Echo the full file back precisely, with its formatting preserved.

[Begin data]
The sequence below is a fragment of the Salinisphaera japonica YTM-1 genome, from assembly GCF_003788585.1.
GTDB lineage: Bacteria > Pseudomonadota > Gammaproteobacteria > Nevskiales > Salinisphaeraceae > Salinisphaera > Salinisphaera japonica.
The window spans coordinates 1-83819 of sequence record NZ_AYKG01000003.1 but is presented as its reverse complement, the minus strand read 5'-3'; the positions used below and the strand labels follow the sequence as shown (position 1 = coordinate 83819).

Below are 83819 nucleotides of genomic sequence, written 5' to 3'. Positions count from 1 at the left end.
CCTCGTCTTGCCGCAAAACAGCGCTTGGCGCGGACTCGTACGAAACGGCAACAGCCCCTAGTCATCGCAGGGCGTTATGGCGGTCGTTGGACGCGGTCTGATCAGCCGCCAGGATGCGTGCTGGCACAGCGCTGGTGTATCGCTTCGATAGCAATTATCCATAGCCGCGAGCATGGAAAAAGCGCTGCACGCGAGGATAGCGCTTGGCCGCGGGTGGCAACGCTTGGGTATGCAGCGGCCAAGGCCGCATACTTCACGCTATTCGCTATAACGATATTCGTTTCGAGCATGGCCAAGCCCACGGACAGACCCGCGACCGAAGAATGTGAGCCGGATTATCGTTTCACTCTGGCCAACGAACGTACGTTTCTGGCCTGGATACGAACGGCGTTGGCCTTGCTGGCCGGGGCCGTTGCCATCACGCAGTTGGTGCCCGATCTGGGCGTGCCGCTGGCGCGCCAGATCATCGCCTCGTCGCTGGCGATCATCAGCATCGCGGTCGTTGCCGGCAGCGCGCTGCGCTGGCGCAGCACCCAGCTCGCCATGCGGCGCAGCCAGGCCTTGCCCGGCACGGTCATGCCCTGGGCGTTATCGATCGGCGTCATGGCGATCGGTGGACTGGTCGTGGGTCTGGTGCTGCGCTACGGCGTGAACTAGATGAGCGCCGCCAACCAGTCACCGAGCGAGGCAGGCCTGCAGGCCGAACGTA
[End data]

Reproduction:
The sequence below is a fragment of the Salinisphaera japonica YTM-1 genome, from assembly GCF_003788585.1.
GTDB lineage: Bacteria > Pseudomonadota > Gammaproteobacteria > Nevskiales > Salinisphaeraceae > Salinisphaera > Salinisphaera japonica.
The window spans coordinates 1-83819 of sequence record NZ_AYKG01000003.1 but is presented as its reverse complement, the minus strand read 5'-3'; the positions used below and the strand labels follow the sequence as shown (position 1 = coordinate 83819).

Below are 83819 nucleotides of genomic sequence, written 5' to 3'. Positions count from 1 at the left end.
CCTCGTCTTGCCGCAAAACAGCGCTTGGCGCGGACTCGTACGAAACGGCAACAGCCCCTAGTCATCGCAGGGCGTTATGGCGGTCGTTGGACGCGGTCTGATCAGCCGCCAGGATGCGTGCTGGCACAGCGCTGGTGTATCGCTTCGATAGCAATTATCCATAGCCGCGAGCATGGAAAAAGCGCTGCACGCGAGGATAGCGCTTGGCCGCGGGTGGCAACGCTTGGGTATGCAGCGGCCAAGGCCGCATACTTCACGCTATTCGCTATAACGATATTCGTTTCGAGCATGGCCAAGCCCACGGACAGACCCGCGACCGAAGAATGTGAGCCGGATTATCGTTTCACTCTGGCCAACGAACGTACGTTTCTGGCCTGGATACGAACGGCGTTGGCCTTGCTGGCCGGGGCCGTTGCCATCACGCAGTTGGTGCCCGATCTGGGCGTGCCGCTGGCGCGCCAGATCATCGCCTCGTCGCTGGCGATCATCAGCATCGCGGTCGTTGCCGGCAGCGCGCTGCGCTGGCGCAGCACCCAGCTCGCCATGCGGCGCAGCCAGGCCTTGCCCGGCACGGTCATGCCCTGGGCGTTATCGATCGGCGTCATGGCGATCGGTGGACTGGTCGTGGGTCTGGTGCTGCGCTACGGCGTGAACTAGATGAGCGCCGCCAACCAGTCACCGAGCGAGGCAGGCCTGCAGGCCGAACGTA